Have you ever taken the time to stop and read all those big, bright, yellow signs posted around the Chicopee property? If you have, you’re likely aware that one of those signs (posted in many areas) is the Alpine Responsibility Code. A variation of this “code of conduct” is used by most ski area associations around the world. The Alpine Responsibility Code posted and followed at Chicopee is used by all ski hills in the Ontario Snow Resort Association.
You can think of the Alpine Responsibility Code as the “rules of the road” for skiing/snowboarding. It also serves as a way for (Ski) Patrol to promote safety and injury prevention on the hill. There are many elements of risk associated with skiing and snowboarding that can be mitigated with common sense and personal awareness. Being familiar with, and following the Alpine Responsibility code can help keep yourself and others around you safe.
Let’s take a closer look at the 10 items listed on the Alpine Responsibility Code.
The Golden Rule (#1): Always stay in control. You must be able to stop, or avoid other people or objects. Being in control, able to stop and avoid collisions with other people and obstacles is key to keeping the hills safe for everyone.
#2: People ahead of you have the right-of-way. It is your responsibility to avoid those riding ahead of you, which coincidentally only works if you are in control (see The Golden Rule above!).
#3: Do not stop where you obstruct a trail, or are not visible from above. This one is key to not getting hit from behind. This one is common sense, never stop in a sharp turn, under a jump, or anywhere where skiers/snowboarders behind you cannot see you. If they can’t see you, they potentially won’t be able to stop before colliding with you.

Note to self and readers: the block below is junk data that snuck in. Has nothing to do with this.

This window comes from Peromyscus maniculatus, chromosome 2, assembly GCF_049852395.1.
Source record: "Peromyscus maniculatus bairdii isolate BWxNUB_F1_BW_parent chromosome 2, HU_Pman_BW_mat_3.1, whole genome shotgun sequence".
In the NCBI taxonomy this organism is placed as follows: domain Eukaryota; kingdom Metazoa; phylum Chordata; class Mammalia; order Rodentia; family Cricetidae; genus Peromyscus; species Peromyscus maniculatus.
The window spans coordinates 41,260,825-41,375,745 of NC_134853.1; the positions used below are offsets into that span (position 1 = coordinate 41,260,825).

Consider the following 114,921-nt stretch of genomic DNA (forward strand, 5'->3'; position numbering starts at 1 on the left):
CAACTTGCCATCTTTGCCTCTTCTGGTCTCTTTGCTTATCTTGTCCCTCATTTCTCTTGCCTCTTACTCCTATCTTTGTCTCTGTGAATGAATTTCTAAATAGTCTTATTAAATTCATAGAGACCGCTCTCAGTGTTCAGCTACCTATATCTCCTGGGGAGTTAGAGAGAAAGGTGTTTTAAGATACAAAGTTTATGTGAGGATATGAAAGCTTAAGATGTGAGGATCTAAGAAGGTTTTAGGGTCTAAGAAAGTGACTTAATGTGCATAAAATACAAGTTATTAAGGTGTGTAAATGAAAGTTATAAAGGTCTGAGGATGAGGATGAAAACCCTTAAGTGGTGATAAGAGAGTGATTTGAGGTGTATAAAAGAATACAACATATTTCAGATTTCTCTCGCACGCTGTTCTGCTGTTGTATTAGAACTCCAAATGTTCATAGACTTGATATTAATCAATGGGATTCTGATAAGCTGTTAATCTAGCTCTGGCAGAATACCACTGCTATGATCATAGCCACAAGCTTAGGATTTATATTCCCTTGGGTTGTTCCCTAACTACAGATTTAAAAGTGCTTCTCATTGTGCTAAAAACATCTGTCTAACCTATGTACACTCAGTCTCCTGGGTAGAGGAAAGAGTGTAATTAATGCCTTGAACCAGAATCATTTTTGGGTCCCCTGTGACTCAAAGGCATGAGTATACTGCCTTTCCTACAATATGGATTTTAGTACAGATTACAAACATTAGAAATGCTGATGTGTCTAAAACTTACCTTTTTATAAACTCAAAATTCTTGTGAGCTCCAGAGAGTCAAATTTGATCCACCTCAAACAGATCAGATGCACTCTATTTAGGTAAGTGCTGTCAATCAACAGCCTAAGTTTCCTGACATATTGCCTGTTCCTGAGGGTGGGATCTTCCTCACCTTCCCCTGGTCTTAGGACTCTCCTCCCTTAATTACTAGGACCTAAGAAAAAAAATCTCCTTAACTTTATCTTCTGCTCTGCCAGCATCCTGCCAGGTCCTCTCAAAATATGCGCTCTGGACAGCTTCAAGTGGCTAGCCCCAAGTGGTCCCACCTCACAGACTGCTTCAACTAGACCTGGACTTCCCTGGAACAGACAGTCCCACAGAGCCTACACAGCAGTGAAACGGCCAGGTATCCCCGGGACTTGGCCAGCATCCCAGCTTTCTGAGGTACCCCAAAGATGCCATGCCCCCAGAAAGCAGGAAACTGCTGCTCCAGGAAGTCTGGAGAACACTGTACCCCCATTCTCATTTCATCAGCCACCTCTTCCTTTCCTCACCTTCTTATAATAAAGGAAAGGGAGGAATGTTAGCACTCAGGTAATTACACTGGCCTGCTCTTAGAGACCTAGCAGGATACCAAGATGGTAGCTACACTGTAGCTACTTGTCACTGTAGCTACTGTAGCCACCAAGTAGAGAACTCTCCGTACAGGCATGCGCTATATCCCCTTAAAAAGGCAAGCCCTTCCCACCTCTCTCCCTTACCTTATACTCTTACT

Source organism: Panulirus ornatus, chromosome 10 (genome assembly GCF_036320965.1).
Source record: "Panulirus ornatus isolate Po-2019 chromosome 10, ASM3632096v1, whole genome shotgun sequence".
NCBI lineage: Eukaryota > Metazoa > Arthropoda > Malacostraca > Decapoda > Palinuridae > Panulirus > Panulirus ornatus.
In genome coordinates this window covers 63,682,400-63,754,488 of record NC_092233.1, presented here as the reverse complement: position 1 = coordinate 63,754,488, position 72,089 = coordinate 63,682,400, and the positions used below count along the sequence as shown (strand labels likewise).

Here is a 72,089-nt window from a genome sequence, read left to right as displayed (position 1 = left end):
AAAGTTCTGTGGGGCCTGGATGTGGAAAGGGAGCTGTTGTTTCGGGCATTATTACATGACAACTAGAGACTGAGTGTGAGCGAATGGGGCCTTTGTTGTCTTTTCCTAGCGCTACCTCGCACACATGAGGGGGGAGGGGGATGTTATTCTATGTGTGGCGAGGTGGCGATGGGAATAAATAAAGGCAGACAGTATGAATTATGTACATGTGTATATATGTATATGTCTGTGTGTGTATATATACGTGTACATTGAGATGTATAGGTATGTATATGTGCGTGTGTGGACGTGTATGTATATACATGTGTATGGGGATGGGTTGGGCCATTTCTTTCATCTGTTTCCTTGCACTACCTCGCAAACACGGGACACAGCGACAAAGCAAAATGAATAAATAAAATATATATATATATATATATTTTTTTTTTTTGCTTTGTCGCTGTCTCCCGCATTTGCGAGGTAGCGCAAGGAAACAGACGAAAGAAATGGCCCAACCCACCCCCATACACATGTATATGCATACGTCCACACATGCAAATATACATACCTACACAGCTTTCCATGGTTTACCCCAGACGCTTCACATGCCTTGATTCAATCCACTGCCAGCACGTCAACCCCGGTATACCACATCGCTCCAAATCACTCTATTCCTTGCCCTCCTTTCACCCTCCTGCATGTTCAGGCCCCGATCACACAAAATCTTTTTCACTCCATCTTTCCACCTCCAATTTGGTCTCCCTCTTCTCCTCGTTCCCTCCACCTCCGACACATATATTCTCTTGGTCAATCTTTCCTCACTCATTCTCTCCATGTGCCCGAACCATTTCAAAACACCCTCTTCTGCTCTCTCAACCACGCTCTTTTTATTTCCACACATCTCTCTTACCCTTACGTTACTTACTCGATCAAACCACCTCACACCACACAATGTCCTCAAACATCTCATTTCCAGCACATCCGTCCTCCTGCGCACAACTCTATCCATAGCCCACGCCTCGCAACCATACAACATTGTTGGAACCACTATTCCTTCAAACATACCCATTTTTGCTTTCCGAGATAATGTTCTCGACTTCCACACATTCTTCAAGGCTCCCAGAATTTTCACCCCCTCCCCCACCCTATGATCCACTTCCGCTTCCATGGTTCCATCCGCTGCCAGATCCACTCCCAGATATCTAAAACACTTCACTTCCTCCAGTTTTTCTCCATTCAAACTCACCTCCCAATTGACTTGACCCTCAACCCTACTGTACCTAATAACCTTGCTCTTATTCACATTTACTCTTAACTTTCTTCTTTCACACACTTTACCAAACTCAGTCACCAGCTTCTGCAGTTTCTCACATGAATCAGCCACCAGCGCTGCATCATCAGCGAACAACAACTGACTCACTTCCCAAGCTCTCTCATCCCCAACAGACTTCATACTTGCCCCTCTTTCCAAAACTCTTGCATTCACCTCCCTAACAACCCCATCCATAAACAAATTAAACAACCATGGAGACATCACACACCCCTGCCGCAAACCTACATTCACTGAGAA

#4: Before starting downhill or merging onto a trail, look up-hill and yield to others. This is similar to traffic on the streets, before you pull out onto the road – make sure there’s no one coming! This is similar to rule #2 and is there to prevent collisions.
#5: If you are involved in, or witness a collision/accident, you must remain at the scene and identify yourself to the Ski Patrol. Every accident that happens come with lots of paperwork, and having witness statements and multiple accounts of the accident can help determine what really happened. Serious accidents need to be analyzed to highlight necessary changes that might help prevent repeat incidents in the future.
#6: Always use proper devices to help prevent runaway equipment. Skis have ski-brakes and snowboarders should fasten their boards with a leash/leg strap. Runaway equipment hurts at the bottom of the hill!
#7: Observe and obey all posted signs and warnings. Signs around the resort are always posted for a reason, we have warning signs for varied terrain and signs that indicate the difficulty of the terrain. Its always best to choose the difficulty you’d like to ride rather than be forced down a hill you’re uncomfortable on!
#8: Keep off closed trails and areas. If a run is closed – it’s for a good reason. There might not be enough snow, or the conditions could be unsafe.
#9: You must not use lifts of terrain if your ability is impaired through the use of alcohol or drugs. Lifts are unforgiving and dangerous (ever been hit in the back of the leg getting on? It can hurt and throw your balance right off!). Skiing and snowboarding can also be dangerous. Impaired judgement often leads to bad decisions and possibly injuries. Save the fun for après ski!
#10: You must have sufficient physical dexterity, ability and knowledge to safely load, ride and unload lifts. If in doubt, ask the lift attendant. If you’ve never been on a lift before, ask the staff for instructions. Observing those ahead of you is a great way to see how its done.
Following the Alpine Responsibility Code and knowing your personal limits is the best way to keep skiing and snowboarding safe and enjoyable for everyone. Everyone participating has the same goal, to have FUN! Be aware, and ride with care.